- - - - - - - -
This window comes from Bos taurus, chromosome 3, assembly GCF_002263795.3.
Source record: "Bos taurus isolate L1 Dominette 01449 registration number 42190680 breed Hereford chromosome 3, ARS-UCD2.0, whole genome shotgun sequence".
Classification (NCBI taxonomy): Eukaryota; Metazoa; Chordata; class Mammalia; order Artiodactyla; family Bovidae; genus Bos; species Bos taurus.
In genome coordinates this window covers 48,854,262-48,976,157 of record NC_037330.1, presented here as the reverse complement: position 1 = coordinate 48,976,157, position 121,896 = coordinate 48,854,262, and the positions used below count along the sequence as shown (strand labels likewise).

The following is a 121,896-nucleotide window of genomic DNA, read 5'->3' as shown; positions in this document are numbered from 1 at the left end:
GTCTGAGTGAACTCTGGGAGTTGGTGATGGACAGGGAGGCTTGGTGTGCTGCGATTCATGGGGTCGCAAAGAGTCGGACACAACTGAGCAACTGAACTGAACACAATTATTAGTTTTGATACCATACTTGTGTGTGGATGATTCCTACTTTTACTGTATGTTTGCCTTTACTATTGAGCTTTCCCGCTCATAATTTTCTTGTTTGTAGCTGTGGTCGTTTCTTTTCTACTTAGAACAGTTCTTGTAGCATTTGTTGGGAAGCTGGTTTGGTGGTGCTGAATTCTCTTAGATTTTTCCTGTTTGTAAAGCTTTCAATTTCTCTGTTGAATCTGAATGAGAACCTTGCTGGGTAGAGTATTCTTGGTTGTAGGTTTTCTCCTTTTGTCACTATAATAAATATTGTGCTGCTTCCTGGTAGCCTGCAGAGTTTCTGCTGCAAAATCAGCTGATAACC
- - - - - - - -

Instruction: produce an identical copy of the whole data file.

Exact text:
This window comes from Bos taurus, chromosome 3, assembly GCF_002263795.3.
Source record: "Bos taurus isolate L1 Dominette 01449 registration number 42190680 breed Hereford chromosome 3, ARS-UCD2.0, whole genome shotgun sequence".
Classification (NCBI taxonomy): Eukaryota; Metazoa; Chordata; class Mammalia; order Artiodactyla; family Bovidae; genus Bos; species Bos taurus.
In genome coordinates this window covers 48,854,262-48,976,157 of record NC_037330.1, presented here as the reverse complement: position 1 = coordinate 48,976,157, position 121,896 = coordinate 48,854,262, and the positions used below count along the sequence as shown (strand labels likewise).

The following is a 121,896-nucleotide window of genomic DNA, read 5'->3' as shown; positions in this document are numbered from 1 at the left end:
GTCTGAGTGAACTCTGGGAGTTGGTGATGGACAGGGAGGCTTGGTGTGCTGCGATTCATGGGGTCGCAAAGAGTCGGACACAACTGAGCAACTGAACTGAACACAATTATTAGTTTTGATACCATACTTGTGTGTGGATGATTCCTACTTTTACTGTATGTTTGCCTTTACTATTGAGCTTTCCCGCTCATAATTTTCTTGTTTGTAGCTGTGGTCGTTTCTTTTCTACTTAGAACAGTTCTTGTAGCATTTGTTGGGAAGCTGGTTTGGTGGTGCTGAATTCTCTTAGATTTTTCCTGTTTGTAAAGCTTTCAATTTCTCTGTTGAATCTGAATGAGAACCTTGCTGGGTAGAGTATTCTTGGTTGTAGGTTTTCTCCTTTTGTCACTATAATAAATATTGTGCTGCTTCCTGGTAGCCTGCAGAGTTTCTGCTGCAAAATCAGCTGATAACC